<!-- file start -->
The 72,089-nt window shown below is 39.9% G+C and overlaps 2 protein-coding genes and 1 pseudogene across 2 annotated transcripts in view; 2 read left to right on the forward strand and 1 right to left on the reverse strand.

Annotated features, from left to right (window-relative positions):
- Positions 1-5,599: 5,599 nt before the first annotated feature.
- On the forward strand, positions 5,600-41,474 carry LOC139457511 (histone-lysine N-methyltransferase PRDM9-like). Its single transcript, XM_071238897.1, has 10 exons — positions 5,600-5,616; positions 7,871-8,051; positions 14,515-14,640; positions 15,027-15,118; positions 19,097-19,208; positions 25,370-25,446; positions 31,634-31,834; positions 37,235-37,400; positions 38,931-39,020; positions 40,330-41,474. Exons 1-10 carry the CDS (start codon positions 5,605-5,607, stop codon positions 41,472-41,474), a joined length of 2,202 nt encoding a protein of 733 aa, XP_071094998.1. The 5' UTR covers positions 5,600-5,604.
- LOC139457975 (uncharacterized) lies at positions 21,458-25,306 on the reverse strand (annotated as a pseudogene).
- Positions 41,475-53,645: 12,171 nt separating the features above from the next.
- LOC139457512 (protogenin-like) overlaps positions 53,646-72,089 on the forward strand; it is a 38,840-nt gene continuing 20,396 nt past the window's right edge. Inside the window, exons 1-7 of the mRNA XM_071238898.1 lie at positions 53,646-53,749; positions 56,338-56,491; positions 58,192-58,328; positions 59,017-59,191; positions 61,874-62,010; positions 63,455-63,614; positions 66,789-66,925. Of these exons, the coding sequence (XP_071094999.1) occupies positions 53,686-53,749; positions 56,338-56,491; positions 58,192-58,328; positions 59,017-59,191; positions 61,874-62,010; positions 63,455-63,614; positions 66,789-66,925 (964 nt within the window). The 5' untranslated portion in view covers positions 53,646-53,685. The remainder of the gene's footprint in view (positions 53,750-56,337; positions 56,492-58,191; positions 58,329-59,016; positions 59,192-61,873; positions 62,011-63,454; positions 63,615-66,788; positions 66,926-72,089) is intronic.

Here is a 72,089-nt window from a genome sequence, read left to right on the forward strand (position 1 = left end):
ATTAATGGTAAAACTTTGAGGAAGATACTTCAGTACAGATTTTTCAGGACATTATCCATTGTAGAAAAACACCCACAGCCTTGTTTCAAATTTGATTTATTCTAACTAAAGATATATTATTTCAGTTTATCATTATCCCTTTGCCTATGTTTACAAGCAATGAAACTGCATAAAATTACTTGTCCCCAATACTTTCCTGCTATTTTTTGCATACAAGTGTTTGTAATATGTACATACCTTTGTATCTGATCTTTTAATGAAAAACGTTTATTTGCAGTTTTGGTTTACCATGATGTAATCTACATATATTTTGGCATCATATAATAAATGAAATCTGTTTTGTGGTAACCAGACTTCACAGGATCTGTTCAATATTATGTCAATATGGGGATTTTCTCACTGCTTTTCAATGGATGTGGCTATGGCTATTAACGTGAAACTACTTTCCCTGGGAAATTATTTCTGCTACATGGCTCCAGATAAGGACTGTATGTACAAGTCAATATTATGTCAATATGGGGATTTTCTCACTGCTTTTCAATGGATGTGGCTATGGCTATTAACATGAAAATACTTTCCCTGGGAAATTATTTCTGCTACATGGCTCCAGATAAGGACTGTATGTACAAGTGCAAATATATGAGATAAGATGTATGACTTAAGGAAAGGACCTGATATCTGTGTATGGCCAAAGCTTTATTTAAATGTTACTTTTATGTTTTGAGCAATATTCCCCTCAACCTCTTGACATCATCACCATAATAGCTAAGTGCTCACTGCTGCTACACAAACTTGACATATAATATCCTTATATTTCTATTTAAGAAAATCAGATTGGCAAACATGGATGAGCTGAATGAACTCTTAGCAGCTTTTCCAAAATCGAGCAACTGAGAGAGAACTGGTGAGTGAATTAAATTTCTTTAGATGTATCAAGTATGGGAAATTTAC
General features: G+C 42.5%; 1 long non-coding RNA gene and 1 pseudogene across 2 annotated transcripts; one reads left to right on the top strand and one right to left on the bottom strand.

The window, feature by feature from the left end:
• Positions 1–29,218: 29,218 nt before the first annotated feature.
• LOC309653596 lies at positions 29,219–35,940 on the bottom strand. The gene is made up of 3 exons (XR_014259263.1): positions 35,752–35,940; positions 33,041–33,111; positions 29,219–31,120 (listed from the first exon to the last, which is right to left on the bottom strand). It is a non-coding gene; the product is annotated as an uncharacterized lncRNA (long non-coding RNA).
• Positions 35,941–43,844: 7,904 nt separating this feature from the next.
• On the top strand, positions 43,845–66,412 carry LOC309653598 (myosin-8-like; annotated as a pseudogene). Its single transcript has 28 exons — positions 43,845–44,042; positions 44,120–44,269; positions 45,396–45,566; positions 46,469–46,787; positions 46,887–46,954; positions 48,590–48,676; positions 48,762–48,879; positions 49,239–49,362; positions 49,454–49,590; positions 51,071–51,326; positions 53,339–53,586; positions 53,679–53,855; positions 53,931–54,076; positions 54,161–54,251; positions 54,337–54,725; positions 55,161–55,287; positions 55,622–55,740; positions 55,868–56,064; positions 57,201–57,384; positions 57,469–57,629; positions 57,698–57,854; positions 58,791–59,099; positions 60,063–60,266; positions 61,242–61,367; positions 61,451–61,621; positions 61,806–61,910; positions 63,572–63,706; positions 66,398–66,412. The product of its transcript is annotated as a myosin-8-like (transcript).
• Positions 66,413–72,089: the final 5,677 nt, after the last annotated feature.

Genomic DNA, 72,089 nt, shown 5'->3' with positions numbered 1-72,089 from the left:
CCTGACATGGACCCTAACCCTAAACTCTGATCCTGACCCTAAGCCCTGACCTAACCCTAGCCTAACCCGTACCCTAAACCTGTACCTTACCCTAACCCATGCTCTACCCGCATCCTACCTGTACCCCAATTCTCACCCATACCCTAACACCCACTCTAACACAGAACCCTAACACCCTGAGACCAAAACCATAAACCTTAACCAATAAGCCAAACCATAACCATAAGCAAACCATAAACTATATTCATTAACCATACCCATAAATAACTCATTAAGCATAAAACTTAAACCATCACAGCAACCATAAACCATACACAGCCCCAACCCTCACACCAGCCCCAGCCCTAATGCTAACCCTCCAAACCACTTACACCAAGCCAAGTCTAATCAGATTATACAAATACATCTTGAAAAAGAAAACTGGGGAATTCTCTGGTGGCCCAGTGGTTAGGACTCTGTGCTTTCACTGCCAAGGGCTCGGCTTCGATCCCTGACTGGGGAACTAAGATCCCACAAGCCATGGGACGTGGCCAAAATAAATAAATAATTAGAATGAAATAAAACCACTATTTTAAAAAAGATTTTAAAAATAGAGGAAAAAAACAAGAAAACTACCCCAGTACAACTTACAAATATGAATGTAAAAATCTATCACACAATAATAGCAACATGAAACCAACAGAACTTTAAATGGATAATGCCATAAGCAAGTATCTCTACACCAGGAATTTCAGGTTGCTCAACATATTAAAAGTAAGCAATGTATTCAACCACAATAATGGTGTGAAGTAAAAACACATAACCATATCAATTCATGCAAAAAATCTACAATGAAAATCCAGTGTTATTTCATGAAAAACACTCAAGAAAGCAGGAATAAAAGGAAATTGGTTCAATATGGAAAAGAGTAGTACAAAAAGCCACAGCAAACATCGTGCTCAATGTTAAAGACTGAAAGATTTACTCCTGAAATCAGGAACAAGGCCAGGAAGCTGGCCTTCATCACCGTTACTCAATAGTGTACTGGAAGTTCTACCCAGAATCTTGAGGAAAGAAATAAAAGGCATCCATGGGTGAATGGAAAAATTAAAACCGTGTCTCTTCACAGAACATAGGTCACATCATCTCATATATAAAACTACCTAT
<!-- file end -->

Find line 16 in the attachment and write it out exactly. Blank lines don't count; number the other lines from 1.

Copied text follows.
• Positions 66,413–72,089: the final 5,677 nt, after the last annotated feature.